Drive-By Networking and Other Connection Disconnects


In my weekly call last week with one of my mastermind groups, a colleague shared the results of a very successful meeting he had with a potential prospect. To celebrate his triumph, the group got into a discussion about the factors that led to the positive response he got, and one of the things we uncovered is that he didn’t bring a notebook to the meeting.
Now, for someone who likes to take notes, that idea seemed very foreign to me. But then I realized if I’m busy writing, I’m not listening. Or rather, I’m listening, but I’m not really listening.
In other words, when my eyes are looking down on my note pad, they’re not looking at the person — their facial expressions, the little gestures that hold so much more of the meaning of their words than the actual words themselves. And with my brain working to connect what I hear with what I write, I’m standing apart in my own world trying to meet my own objectives, rather than joining them fully in theirs.

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This got me thinking about other barriers we inadvertently put up when we try to make genuine connections and win people over whether in a sales call, networking event or other face-to-face meeting.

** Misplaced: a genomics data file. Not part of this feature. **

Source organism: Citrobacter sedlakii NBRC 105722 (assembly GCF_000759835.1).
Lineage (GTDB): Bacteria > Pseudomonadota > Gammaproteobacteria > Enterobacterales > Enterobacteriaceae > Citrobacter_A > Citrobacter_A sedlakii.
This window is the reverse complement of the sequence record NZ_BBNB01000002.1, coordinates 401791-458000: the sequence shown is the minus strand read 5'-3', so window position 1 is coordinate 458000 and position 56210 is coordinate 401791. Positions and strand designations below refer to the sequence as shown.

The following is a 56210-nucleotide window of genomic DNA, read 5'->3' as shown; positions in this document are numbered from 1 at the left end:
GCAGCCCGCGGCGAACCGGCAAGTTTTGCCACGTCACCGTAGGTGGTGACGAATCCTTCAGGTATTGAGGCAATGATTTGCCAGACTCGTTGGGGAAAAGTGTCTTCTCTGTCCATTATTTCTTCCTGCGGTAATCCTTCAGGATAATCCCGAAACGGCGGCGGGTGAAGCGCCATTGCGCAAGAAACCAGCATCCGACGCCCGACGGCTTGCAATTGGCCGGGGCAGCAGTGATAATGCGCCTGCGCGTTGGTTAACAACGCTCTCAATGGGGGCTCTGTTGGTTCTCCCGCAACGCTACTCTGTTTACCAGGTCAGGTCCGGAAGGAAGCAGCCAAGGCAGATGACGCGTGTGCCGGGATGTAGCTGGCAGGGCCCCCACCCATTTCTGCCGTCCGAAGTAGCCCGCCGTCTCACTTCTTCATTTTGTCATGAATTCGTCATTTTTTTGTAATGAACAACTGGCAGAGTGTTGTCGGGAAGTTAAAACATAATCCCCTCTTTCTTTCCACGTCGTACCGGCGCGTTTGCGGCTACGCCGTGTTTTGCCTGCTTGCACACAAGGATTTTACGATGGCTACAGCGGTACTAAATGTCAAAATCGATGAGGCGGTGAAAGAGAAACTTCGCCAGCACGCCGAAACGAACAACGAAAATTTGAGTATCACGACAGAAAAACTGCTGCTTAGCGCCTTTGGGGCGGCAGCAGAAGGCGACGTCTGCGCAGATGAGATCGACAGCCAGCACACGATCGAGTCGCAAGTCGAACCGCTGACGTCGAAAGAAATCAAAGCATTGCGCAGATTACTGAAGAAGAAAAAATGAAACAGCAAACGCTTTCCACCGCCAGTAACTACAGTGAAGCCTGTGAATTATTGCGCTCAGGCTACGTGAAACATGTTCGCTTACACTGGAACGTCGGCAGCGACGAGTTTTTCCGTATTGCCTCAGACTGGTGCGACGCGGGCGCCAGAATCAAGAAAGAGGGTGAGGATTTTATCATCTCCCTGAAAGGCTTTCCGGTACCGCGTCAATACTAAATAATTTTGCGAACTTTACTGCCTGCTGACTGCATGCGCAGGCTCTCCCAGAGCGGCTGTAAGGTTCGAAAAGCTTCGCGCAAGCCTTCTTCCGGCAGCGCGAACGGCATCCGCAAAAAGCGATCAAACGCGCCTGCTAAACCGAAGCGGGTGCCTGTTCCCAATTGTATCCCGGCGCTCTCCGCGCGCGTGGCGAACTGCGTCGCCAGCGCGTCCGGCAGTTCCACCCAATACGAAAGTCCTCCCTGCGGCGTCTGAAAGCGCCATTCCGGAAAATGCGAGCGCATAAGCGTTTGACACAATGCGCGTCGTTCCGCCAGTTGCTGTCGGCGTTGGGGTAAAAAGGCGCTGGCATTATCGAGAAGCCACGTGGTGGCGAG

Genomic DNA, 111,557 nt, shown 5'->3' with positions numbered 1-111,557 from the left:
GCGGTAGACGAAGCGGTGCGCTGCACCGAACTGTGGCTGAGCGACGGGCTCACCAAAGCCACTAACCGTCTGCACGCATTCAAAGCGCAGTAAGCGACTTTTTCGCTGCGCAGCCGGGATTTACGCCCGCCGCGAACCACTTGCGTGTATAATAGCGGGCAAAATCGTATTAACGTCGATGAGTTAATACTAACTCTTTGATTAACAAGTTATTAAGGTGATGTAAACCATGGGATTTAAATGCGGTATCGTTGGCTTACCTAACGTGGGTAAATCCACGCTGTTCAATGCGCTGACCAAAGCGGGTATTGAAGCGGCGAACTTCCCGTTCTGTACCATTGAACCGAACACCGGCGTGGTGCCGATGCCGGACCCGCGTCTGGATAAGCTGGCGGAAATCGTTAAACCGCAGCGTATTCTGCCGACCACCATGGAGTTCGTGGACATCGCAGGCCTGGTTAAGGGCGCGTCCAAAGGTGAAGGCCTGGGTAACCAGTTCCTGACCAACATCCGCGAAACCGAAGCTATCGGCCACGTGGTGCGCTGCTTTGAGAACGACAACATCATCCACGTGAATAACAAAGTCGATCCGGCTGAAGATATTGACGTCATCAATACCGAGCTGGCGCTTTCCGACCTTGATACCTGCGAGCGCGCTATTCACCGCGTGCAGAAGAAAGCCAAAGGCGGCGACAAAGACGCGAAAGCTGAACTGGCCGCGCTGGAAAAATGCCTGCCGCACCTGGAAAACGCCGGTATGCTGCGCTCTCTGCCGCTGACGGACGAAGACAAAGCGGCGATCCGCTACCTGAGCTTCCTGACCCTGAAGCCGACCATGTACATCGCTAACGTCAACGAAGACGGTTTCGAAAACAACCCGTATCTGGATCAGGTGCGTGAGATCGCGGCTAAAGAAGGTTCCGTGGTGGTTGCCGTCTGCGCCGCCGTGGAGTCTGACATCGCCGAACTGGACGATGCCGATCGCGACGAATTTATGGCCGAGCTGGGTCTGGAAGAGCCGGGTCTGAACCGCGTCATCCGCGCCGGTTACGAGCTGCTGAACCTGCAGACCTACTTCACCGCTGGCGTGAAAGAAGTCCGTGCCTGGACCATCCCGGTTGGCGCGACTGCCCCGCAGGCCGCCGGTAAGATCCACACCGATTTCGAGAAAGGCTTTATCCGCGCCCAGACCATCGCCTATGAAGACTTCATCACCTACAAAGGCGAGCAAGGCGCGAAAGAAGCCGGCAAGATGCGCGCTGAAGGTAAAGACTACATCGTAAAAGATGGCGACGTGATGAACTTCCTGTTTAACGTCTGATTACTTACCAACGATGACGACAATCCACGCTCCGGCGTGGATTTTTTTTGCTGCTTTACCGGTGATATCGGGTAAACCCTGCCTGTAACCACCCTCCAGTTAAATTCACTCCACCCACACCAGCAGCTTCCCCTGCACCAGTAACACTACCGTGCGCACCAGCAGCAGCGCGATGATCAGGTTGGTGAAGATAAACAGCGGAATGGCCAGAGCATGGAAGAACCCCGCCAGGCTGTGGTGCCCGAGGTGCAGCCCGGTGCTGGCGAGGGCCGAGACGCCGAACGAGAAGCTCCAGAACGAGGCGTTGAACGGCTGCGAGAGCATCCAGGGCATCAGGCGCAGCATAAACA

Take drive-by networking as an example…
Have you run across folks at networking events who seem more interested in handing out as many business cards as possible than having actual conversations? Is it just me, or is that the equivalent of them putting a flyer under the windshield of every car in the parking lot?

Productive Networking Conversations Part I: Making Initial Contact


 

Many people underestimate the power of preparation in maximizing their networking efforts. From researching the right event to attend, to preparing for the conversations they hope to have once they’re there, to how to follow up in the most effective way.

They just make it up as they go with meager results to show for it. And then,
ironically, they complain that, “networking doesn’t work.”

Whether you’re networking in person or trying to make connections online, it’s not about just being in the room, or putting up your profile. It’s about the quality of the interactions you have, and even more specifically, the quality of your CONVERSATIONS.